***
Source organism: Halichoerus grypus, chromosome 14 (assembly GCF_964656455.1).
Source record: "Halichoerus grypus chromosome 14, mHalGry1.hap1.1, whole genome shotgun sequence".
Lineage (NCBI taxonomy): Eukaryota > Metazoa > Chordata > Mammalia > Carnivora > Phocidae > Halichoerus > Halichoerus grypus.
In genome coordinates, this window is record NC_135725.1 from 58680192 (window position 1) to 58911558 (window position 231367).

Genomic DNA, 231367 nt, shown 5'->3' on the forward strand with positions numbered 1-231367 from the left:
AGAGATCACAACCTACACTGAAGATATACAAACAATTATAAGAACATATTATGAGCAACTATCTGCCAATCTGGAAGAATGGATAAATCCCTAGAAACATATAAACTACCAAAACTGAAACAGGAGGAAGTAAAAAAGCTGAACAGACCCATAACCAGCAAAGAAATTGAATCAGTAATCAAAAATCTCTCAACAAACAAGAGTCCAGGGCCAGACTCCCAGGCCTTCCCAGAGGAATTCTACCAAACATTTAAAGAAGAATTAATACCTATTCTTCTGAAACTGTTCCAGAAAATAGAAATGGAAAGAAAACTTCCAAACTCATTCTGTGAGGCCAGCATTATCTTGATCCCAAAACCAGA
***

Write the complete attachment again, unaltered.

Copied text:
Source organism: Halichoerus grypus, chromosome 14 (assembly GCF_964656455.1).
Source record: "Halichoerus grypus chromosome 14, mHalGry1.hap1.1, whole genome shotgun sequence".
Lineage (NCBI taxonomy): Eukaryota > Metazoa > Chordata > Mammalia > Carnivora > Phocidae > Halichoerus > Halichoerus grypus.
In genome coordinates, this window is record NC_135725.1 from 58680192 (window position 1) to 58911558 (window position 231367).

Genomic DNA, 231367 nt, shown 5'->3' on the forward strand with positions numbered 1-231367 from the left:
AGAGATCACAACCTACACTGAAGATATACAAACAATTATAAGAACATATTATGAGCAACTATCTGCCAATCTGGAAGAATGGATAAATCCCTAGAAACATATAAACTACCAAAACTGAAACAGGAGGAAGTAAAAAAGCTGAACAGACCCATAACCAGCAAAGAAATTGAATCAGTAATCAAAAATCTCTCAACAAACAAGAGTCCAGGGCCAGACTCCCAGGCCTTCCCAGAGGAATTCTACCAAACATTTAAAGAAGAATTAATACCTATTCTTCTGAAACTGTTCCAGAAAATAGAAATGGAAAGAAAACTTCCAAACTCATTCTGTGAGGCCAGCATTATCTTGATCCCAAAACCAGA